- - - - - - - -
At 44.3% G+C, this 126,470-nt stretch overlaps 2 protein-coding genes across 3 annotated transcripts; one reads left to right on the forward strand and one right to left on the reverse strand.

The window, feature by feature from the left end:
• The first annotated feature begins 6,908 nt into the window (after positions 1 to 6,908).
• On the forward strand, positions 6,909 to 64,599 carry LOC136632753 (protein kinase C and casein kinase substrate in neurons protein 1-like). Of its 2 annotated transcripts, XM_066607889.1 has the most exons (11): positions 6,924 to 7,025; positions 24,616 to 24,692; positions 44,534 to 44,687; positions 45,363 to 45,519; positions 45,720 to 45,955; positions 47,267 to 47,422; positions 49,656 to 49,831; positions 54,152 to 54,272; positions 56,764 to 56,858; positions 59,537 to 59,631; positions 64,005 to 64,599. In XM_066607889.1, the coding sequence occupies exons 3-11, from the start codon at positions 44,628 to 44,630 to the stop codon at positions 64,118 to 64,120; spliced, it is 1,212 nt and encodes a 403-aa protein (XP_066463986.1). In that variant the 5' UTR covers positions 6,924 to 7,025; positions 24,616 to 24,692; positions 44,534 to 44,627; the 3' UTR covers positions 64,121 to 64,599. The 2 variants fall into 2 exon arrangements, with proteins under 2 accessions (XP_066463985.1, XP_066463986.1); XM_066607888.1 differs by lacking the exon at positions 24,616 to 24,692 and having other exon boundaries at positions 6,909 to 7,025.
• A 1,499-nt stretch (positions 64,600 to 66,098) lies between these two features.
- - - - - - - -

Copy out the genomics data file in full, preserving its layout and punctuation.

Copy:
At 44.3% G+C, this 126,470-nt stretch overlaps 2 protein-coding genes across 3 annotated transcripts; one reads left to right on the forward strand and one right to left on the reverse strand.

The window, feature by feature from the left end:
• The first annotated feature begins 6,908 nt into the window (after positions 1 to 6,908).
• On the forward strand, positions 6,909 to 64,599 carry LOC136632753 (protein kinase C and casein kinase substrate in neurons protein 1-like). Of its 2 annotated transcripts, XM_066607889.1 has the most exons (11): positions 6,924 to 7,025; positions 24,616 to 24,692; positions 44,534 to 44,687; positions 45,363 to 45,519; positions 45,720 to 45,955; positions 47,267 to 47,422; positions 49,656 to 49,831; positions 54,152 to 54,272; positions 56,764 to 56,858; positions 59,537 to 59,631; positions 64,005 to 64,599. In XM_066607889.1, the coding sequence occupies exons 3-11, from the start codon at positions 44,628 to 44,630 to the stop codon at positions 64,118 to 64,120; spliced, it is 1,212 nt and encodes a 403-aa protein (XP_066463986.1). In that variant the 5' UTR covers positions 6,924 to 7,025; positions 24,616 to 24,692; positions 44,534 to 44,627; the 3' UTR covers positions 64,121 to 64,599. The 2 variants fall into 2 exon arrangements, with proteins under 2 accessions (XP_066463985.1, XP_066463986.1); XM_066607888.1 differs by lacking the exon at positions 24,616 to 24,692 and having other exon boundaries at positions 6,909 to 7,025.
• A 1,499-nt stretch (positions 64,600 to 66,098) lies between these two features.